Thursday, April 16, 2009
Dexter Fowler Has Been Impressive For The Colorado Rockies
Dexter Fowler impressed the Rockies so much at Double-A Tulsa last year that when September rolled around, they decided to give him a taste of big league action.
Fowler had just finished helping Team USA to the Bronze metal in Beijing, and had made an impressive catch at the Futures game, an event that takes place during All-Star Weekend that features the up-and-coming prospects, at Yankee Stadium.
Fowler was drafted in the 14th round of the 2004 draft. He was taken so late because he had already accepted a scholarship to play basketball at Harvard. No team figured they could lure a kid away from an education like that. The Rockies used some of the money that they saved by trading Larry Walker to convince Fowler to sign.
Fowler's intelligence is evident by the way he carries himself. He is friendly and has a smile that lights up a room.
At Double-A Tulsa, Fowler hit an impressive .335 with 31 doubles, nine triples and nine home runs. His OPS was .946, extremely impressive for a leadoff man.
In the outfield, Fowler has been compared to Devon White, a seven time Gold Glove centerfielder. That is a pretty nice comparison for a kid who coming into this season had played all of 13 Major League games.
Still, despite the talent and potential that the Rockies saw, they were projecting him to start the season at Triple-A Colorado Springs. In his '08 call up, Fowler looked over matched and struggled to hit Major League pitching.
Confirmation of this came early in the spring, when Fowler had three hits in his first 20 at-bats, striking out 10 times. It seemed that the 23 year old Fowler made need another full year of seasoning in the minor leagues before being ready to adapt to Major League pitching.
Instead of accepting the assignment and figuring that he would get another chance to prove himself in September, or again next spring, Fowler got together with new hitting instructor Don Baylor and figured out the problem.
Baylor noticed that Fowler's hands were up to high. He had him adjust them down, to see if that would help. In addition, Fowler and Baylor would take extra batting practice before and after every game in Spring Training.
In six weeks, Fowler had transformed from a starting Triple-A center field prospect, to a player that the Rockies felt they needed on the 25-man roster. Fowler, a switch hitter, was hitting well from both sides of the plate and showing the confidence that the Rockies had not seen in the September call up.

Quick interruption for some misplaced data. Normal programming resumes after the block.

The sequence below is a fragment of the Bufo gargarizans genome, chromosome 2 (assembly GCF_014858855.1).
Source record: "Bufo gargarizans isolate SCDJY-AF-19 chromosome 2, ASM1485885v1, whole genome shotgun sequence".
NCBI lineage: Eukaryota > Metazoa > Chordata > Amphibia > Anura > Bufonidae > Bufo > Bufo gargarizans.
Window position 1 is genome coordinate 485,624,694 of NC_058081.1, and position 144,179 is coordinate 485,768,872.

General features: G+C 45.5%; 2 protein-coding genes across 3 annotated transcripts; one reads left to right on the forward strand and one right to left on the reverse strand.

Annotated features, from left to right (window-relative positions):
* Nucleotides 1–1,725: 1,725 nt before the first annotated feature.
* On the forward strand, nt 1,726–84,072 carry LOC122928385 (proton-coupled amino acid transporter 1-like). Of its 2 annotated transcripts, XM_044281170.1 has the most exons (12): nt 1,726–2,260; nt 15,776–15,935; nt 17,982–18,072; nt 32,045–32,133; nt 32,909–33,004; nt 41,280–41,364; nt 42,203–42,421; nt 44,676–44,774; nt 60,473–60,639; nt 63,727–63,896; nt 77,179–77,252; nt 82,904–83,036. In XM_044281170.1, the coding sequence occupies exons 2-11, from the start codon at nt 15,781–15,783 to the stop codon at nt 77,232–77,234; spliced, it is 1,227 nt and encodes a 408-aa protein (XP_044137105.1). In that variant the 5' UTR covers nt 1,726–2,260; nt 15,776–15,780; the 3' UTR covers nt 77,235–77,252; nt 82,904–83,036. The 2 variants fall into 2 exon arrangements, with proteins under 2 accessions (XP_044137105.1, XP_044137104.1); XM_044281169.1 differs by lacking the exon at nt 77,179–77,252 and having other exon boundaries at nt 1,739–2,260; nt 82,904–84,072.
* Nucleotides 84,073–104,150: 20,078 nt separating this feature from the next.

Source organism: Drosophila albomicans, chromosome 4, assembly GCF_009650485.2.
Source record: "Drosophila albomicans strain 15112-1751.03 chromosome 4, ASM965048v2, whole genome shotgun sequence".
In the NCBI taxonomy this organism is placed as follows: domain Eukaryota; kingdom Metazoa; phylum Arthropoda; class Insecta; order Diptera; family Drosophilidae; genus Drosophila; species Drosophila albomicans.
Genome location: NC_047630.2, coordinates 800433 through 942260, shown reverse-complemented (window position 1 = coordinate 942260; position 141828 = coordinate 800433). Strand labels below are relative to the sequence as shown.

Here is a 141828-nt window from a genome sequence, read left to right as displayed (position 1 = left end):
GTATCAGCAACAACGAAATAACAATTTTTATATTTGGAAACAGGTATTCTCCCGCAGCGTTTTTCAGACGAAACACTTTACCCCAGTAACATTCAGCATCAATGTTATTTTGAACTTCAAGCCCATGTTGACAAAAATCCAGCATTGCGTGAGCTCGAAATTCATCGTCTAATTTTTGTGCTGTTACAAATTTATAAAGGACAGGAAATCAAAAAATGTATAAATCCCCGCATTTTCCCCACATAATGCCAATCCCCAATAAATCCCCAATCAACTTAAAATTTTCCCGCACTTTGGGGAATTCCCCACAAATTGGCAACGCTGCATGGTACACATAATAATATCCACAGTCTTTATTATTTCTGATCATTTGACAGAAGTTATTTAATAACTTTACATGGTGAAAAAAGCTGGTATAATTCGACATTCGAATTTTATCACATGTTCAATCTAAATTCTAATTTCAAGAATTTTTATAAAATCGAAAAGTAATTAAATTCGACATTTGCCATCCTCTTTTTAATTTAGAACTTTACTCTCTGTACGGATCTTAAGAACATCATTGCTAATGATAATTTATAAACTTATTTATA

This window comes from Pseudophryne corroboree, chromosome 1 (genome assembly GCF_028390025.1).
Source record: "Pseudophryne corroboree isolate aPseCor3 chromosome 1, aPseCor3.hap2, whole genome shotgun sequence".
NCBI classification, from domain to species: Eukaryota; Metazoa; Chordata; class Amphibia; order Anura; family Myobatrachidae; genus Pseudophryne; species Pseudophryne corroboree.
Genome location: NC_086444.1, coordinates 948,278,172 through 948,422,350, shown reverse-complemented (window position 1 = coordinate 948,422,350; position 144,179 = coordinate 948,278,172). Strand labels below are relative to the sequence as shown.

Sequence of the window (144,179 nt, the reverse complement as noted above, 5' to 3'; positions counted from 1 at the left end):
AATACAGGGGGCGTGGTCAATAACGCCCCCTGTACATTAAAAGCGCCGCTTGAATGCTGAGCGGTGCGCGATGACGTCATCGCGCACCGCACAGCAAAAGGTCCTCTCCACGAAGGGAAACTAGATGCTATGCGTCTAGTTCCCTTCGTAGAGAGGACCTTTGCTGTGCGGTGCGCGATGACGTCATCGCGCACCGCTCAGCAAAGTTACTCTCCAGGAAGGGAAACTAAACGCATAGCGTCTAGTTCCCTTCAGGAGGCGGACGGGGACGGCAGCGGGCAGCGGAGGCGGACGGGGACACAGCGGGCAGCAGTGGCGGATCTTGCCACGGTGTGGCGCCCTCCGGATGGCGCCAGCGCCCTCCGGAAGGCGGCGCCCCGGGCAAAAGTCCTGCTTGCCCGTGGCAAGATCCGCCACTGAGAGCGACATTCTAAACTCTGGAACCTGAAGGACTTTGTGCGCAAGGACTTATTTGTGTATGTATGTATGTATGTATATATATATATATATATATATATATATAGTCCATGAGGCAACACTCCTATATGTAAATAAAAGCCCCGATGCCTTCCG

Going into Spring Training, Rockies manager Clint Hurdle made it clear that Ryan Spilborghs would be the every day center fielder, and Seth Smith would be penciled in the lineup in left field. Hurdle's depth chart looked to include Ian Stewart, Jeff Baker, Scott Podsednik and newcomer Matt Murton. Fowler had something to say about that depth chart though.
Fowler forced the Rockies hand with his incredible play. Hurdle let the media know a few days before the season that Fowler would be on the team, and that he did not want him to lose at-bats, so if he was going to be on the team, he would be getting his fair share of starts as well.
That would mean that in games started by Fowler, Spilborghs would push over to left field and Smith would take a spot on the bench. It also meant that Podsednik did not have a role on the team, and he was let go.
Hurdle made it very clear that Fowler would be on a short leash and that if he needed more seasoning, Colorado Springs is only a little over an hour away from Coors Field.
Based on the first eight games it doesn't look like Fowler is going anywhere.
In the second game of the season for the Rockies Fowler got his first start in center field. He led off the game for the Rockies and drilled the first pitch from Diamondbacks starter Doug Davis into the left field bleachers for his first Major League home run.
Fowler also got the start in the home opener, facing the World Series MVP Cole Hamels, in his first at-bat, Fowler drilled a ground ball in between the shortstop and third baseman for a hit. He then stole second base. On Sunday, Fowler hit his second home run. This time from the left side of the plate.
On Wednesday Fowler came into pinch hit in the 8th inning after Clint Barmes had singled with two outs. The Rockies were up 4-1 at the time. Fowler hit the first pitch he saw deep into the right-center gap, scoring Barmes from first and giving the Rockies a more comfortable 5-1 lead.
That extra run gave the Rockies just enough breathing room when Huston Street gave up a ninth inning home run to Derrek Lee and let the next two batters reach base.
With Fowler, the Rockies have speed and energy in the lineup, something that they were not expected to have this year with Spilborghs, a very unconventional leadoff hitter, hitting first.
Already in eight games, Fowler has proven that he is ready for the big leagues. It would not be a surprise if he keeps getting more and more playing time.